Dermatologic: Alopecia (14%)

Endocrine & metabolic: Hypercalcemia (7%), hyponatremia (6%), increased lactate dehydrogenase (5%)

Gastrointestinal: Nausea (43%), vomiting (19%), diarrhea (11%), abdominal pain (6%), constipation (6%), anorexia (5%)

Hematologic & oncologic: Decreased white blood cell count (73%; grade 3: 25%; grade 4: 20%), decreased neutrophils (61%; grade 3: 22%; grade 4: 24%), decreased hemoglobin (43%; grade 3: 3%), anemia (6%), febrile neutropenia (3%), neutropenia (3%), leukopenia, thrombocytopenia

Hepatic: Increased serum AST (28%), increased serum ALT (22%), increased serum bilirubin (11%), increased serum alkaline phosphatase (4%)

Infection: Postoperative infection (16%)

Local: Pain at injection site (16%)

Renal: Increased serum creatinine (14%)

Respiratory: Dyspnea (8%), pneumonia (6%), cough (5%)

Miscellaneous: Fever (21%)

Warnings/Precautions

Concerns related to adverse effects:

• Bone marrow suppression: May cause mild myelosuppression (leukopenia, neutropenia, and thrombocytopenia); myelosuppression may be additive with concurrently administered chemotherapeutic agents.

• Cardioprotection: Does not eliminate the potential for anthracycline-induced cardiac toxicity; carefully monitor cardiac function (LVEF) before and periodically during treatment.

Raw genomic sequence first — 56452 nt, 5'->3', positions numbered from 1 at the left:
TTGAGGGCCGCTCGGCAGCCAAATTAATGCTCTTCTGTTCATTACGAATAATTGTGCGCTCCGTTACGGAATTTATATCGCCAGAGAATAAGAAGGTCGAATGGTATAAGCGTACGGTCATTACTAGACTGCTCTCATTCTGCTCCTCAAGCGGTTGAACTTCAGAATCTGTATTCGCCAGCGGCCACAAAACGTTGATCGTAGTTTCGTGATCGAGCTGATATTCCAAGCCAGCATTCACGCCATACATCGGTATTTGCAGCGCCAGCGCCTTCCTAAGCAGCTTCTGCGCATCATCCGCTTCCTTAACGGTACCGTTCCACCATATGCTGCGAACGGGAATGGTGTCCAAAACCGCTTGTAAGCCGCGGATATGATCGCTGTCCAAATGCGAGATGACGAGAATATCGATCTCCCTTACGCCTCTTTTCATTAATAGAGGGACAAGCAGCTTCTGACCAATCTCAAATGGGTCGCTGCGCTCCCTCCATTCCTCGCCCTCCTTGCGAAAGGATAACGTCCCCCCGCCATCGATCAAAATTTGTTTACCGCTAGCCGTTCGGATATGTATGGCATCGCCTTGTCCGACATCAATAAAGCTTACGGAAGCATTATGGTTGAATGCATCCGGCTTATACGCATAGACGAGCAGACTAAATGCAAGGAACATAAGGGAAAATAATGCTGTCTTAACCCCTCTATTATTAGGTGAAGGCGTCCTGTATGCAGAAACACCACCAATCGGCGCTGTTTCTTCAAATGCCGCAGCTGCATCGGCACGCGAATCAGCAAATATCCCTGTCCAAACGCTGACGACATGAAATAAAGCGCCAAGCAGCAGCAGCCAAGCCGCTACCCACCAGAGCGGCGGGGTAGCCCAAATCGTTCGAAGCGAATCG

• Secondary malignancies: Acute myeloid leukemia (AML) and myelodysplastic syndrome (MDS) have been reported in pediatric patients and some adult patients receiving dexrazoxane in combination with chemotherapy.

• Tumor response: Dexrazoxane may interfere with the antitumor effect of chemotherapy when given concurrently with fluorouracil, doxorubicin, and cyclophosphamide (FAC).

Disease-related concerns:

• Hepatic impairment: Due to dosage adjustments for doxorubicin in hepatic impairment, a proportional dose reduction in dexrazoxane is recommended to maintain the dosage ratio of 10:1.

• Renal impairment: Use with caution in patients with renal dysfunction (clearance is reduced); dosage adjustment required for CrCl <40 mL/minute.

Concurrent drug therapy issues:

• Drug-drug interactions: Potentially significant interactions may exist, requiring dose or frequency adjustment, additional monitoring, and/or selection of alternative therapy. Consult drug interactions database for more detailed information.

Special handling:

• Hazardous agent: Use appropriate precautions for handling and disposal (NIOSH 2014 [group 2]).

Other warnings/precautions:

• Administration (extravasation): For IV administration; not for local infiltration into extravasation site. Do not use DMSO in patients receiving dexrazoxane for anthracycline extravasation; may diminish dexrazoxane efficacy.